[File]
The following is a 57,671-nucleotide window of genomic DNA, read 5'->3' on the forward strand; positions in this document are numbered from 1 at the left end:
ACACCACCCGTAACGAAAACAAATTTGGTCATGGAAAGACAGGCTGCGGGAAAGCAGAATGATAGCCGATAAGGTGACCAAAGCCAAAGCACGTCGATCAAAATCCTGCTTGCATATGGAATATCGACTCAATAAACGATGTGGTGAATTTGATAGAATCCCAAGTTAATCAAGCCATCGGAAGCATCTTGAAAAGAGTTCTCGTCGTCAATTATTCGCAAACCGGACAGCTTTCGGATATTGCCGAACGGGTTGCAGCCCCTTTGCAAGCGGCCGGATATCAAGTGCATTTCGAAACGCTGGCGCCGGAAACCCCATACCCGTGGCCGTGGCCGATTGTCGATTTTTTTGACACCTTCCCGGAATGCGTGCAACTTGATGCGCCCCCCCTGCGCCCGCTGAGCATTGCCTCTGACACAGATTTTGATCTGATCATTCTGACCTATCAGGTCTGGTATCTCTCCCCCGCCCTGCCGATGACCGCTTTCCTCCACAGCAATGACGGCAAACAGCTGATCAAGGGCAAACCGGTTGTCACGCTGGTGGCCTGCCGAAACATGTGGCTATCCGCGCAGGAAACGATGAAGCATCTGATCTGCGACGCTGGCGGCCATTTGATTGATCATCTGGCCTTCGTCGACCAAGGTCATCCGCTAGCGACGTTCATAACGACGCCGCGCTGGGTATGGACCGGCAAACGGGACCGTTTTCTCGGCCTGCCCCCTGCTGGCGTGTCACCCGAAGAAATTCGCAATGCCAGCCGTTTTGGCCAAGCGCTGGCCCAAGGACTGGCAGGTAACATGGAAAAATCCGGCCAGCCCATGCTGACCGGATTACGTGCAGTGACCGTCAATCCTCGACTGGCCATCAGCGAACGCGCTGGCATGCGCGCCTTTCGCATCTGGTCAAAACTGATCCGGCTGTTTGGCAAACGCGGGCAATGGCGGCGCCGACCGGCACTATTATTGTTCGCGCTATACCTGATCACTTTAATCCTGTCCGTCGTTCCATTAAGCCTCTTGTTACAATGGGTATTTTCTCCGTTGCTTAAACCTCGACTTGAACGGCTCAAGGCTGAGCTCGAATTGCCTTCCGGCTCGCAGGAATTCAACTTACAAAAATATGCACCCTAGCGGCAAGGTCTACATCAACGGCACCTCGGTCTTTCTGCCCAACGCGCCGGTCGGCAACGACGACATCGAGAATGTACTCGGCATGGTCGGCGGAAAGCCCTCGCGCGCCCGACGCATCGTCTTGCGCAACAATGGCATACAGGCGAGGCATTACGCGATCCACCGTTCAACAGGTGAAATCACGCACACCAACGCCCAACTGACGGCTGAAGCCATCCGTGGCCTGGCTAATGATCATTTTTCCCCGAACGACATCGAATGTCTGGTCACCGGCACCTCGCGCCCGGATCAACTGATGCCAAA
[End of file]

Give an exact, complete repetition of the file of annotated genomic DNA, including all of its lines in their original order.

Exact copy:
The following is a 57,671-nucleotide window of genomic DNA, read 5'->3' on the forward strand; positions in this document are numbered from 1 at the left end:
ACACCACCCGTAACGAAAACAAATTTGGTCATGGAAAGACAGGCTGCGGGAAAGCAGAATGATAGCCGATAAGGTGACCAAAGCCAAAGCACGTCGATCAAAATCCTGCTTGCATATGGAATATCGACTCAATAAACGATGTGGTGAATTTGATAGAATCCCAAGTTAATCAAGCCATCGGAAGCATCTTGAAAAGAGTTCTCGTCGTCAATTATTCGCAAACCGGACAGCTTTCGGATATTGCCGAACGGGTTGCAGCCCCTTTGCAAGCGGCCGGATATCAAGTGCATTTCGAAACGCTGGCGCCGGAAACCCCATACCCGTGGCCGTGGCCGATTGTCGATTTTTTTGACACCTTCCCGGAATGCGTGCAACTTGATGCGCCCCCCCTGCGCCCGCTGAGCATTGCCTCTGACACAGATTTTGATCTGATCATTCTGACCTATCAGGTCTGGTATCTCTCCCCCGCCCTGCCGATGACCGCTTTCCTCCACAGCAATGACGGCAAACAGCTGATCAAGGGCAAACCGGTTGTCACGCTGGTGGCCTGCCGAAACATGTGGCTATCCGCGCAGGAAACGATGAAGCATCTGATCTGCGACGCTGGCGGCCATTTGATTGATCATCTGGCCTTCGTCGACCAAGGTCATCCGCTAGCGACGTTCATAACGACGCCGCGCTGGGTATGGACCGGCAAACGGGACCGTTTTCTCGGCCTGCCCCCTGCTGGCGTGTCACCCGAAGAAATTCGCAATGCCAGCCGTTTTGGCCAAGCGCTGGCCCAAGGACTGGCAGGTAACATGGAAAAATCCGGCCAGCCCATGCTGACCGGATTACGTGCAGTGACCGTCAATCCTCGACTGGCCATCAGCGAACGCGCTGGCATGCGCGCCTTTCGCATCTGGTCAAAACTGATCCGGCTGTTTGGCAAACGCGGGCAATGGCGGCGCCGACCGGCACTATTATTGTTCGCGCTATACCTGATCACTTTAATCCTGTCCGTCGTTCCATTAAGCCTCTTGTTACAATGGGTATTTTCTCCGTTGCTTAAACCTCGACTTGAACGGCTCAAGGCTGAGCTCGAATTGCCTTCCGGCTCGCAGGAATTCAACTTACAAAAATATGCACCCTAGCGGCAAGGTCTACATCAACGGCACCTCGGTCTTTCTGCCCAACGCGCCGGTCGGCAACGACGACATCGAGAATGTACTCGGCATGGTCGGCGGAAAGCCCTCGCGCGCCCGACGCATCGTCTTGCGCAACAATGGCATACAGGCGAGGCATTACGCGATCCACCGTTCAACAGGTGAAATCACGCACACCAACGCCCAACTGACGGCTGAAGCCATCCGTGGCCTGGCTAATGATCATTTTTCCCCGAACGACATCGAATGTCTGGTCACCGGCACCTCGCGCCCGGATCAACTGATGCCAAA